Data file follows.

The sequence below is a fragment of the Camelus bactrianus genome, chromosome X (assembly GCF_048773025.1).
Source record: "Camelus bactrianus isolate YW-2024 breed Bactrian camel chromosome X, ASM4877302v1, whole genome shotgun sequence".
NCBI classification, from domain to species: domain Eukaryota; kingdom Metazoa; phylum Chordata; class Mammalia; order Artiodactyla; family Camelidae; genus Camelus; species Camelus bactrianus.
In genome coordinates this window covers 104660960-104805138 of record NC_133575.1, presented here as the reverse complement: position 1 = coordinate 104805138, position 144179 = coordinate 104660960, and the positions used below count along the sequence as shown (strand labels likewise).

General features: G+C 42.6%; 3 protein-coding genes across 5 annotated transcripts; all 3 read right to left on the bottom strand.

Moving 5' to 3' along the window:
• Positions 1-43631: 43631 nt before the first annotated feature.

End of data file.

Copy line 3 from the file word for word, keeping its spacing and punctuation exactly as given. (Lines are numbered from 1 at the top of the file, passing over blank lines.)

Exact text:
NCBI classification, from domain to species: domain Eukaryota; kingdom Metazoa; phylum Chordata; class Mammalia; order Artiodactyla; family Camelidae; genus Camelus; species Camelus bactrianus.